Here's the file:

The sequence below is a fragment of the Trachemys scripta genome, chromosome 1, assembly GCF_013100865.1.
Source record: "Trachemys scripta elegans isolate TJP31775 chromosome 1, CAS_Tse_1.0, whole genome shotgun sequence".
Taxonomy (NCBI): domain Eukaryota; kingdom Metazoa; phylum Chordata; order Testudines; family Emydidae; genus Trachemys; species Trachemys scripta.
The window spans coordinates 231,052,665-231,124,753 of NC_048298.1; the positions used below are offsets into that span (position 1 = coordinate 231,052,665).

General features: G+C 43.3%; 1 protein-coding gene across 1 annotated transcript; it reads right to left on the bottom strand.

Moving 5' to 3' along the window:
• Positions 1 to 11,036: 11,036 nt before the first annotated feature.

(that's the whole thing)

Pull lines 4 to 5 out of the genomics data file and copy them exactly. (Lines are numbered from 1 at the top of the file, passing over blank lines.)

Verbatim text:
The window spans coordinates 231,052,665-231,124,753 of NC_048298.1; the positions used below are offsets into that span (position 1 = coordinate 231,052,665).

General features: G+C 43.3%; 1 protein-coding gene across 1 annotated transcript; it reads right to left on the bottom strand.